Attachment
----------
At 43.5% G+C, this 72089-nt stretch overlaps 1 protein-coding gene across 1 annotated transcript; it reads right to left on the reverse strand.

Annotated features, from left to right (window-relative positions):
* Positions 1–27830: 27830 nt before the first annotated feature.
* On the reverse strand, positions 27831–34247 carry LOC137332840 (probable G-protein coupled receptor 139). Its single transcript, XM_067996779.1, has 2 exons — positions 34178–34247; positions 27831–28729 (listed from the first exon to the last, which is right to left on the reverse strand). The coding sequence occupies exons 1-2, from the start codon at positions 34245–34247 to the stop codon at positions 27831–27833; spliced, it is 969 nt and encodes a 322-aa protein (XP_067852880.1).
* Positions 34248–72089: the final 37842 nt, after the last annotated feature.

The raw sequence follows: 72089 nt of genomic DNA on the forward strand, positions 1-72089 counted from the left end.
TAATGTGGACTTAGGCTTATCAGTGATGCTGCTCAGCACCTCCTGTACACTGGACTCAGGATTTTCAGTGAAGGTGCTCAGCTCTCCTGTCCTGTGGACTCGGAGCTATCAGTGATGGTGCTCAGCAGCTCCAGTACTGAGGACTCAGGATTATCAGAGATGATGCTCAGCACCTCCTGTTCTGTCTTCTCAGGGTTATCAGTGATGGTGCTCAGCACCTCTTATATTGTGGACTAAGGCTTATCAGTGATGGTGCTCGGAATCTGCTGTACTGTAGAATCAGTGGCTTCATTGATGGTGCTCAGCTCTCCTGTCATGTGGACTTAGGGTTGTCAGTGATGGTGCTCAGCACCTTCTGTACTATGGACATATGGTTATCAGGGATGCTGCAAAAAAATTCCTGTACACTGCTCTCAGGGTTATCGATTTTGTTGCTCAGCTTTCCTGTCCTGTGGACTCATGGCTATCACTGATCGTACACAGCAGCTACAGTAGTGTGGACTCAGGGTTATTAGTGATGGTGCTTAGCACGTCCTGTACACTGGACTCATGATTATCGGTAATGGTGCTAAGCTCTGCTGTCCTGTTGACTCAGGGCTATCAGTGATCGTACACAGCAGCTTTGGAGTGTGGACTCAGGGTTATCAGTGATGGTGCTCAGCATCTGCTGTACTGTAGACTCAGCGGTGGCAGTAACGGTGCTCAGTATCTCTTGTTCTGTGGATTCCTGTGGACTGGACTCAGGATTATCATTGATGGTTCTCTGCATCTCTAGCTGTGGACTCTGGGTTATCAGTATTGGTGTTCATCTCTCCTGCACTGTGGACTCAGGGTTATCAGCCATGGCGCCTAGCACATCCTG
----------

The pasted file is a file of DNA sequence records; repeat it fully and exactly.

At 43.5% G+C, this 72089-nt stretch overlaps 1 protein-coding gene across 1 annotated transcript; it reads right to left on the reverse strand.

Annotated features, from left to right (window-relative positions):
* Positions 1–27830: 27830 nt before the first annotated feature.
* On the reverse strand, positions 27831–34247 carry LOC137332840 (probable G-protein coupled receptor 139). Its single transcript, XM_067996779.1, has 2 exons — positions 34178–34247; positions 27831–28729 (listed from the first exon to the last, which is right to left on the reverse strand). The coding sequence occupies exons 1-2, from the start codon at positions 34245–34247 to the stop codon at positions 27831–27833; spliced, it is 969 nt and encodes a 322-aa protein (XP_067852880.1).
* Positions 34248–72089: the final 37842 nt, after the last annotated feature.

The raw sequence follows: 72089 nt of genomic DNA on the forward strand, positions 1-72089 counted from the left end.
TAATGTGGACTTAGGCTTATCAGTGATGCTGCTCAGCACCTCCTGTACACTGGACTCAGGATTTTCAGTGAAGGTGCTCAGCTCTCCTGTCCTGTGGACTCGGAGCTATCAGTGATGGTGCTCAGCAGCTCCAGTACTGAGGACTCAGGATTATCAGAGATGATGCTCAGCACCTCCTGTTCTGTCTTCTCAGGGTTATCAGTGATGGTGCTCAGCACCTCTTATATTGTGGACTAAGGCTTATCAGTGATGGTGCTCGGAATCTGCTGTACTGTAGAATCAGTGGCTTCATTGATGGTGCTCAGCTCTCCTGTCATGTGGACTTAGGGTTGTCAGTGATGGTGCTCAGCACCTTCTGTACTATGGACATATGGTTATCAGGGATGCTGCAAAAAAATTCCTGTACACTGCTCTCAGGGTTATCGATTTTGTTGCTCAGCTTTCCTGTCCTGTGGACTCATGGCTATCACTGATCGTACACAGCAGCTACAGTAGTGTGGACTCAGGGTTATTAGTGATGGTGCTTAGCACGTCCTGTACACTGGACTCATGATTATCGGTAATGGTGCTAAGCTCTGCTGTCCTGTTGACTCAGGGCTATCAGTGATCGTACACAGCAGCTTTGGAGTGTGGACTCAGGGTTATCAGTGATGGTGCTCAGCATCTGCTGTACTGTAGACTCAGCGGTGGCAGTAACGGTGCTCAGTATCTCTTGTTCTGTGGATTCCTGTGGACTGGACTCAGGATTATCATTGATGGTTCTCTGCATCTCTAGCTGTGGACTCTGGGTTATCAGTATTGGTGTTCATCTCTCCTGCACTGTGGACTCAGGGTTATCAGCCATGGCGCCTAGCACATCCTG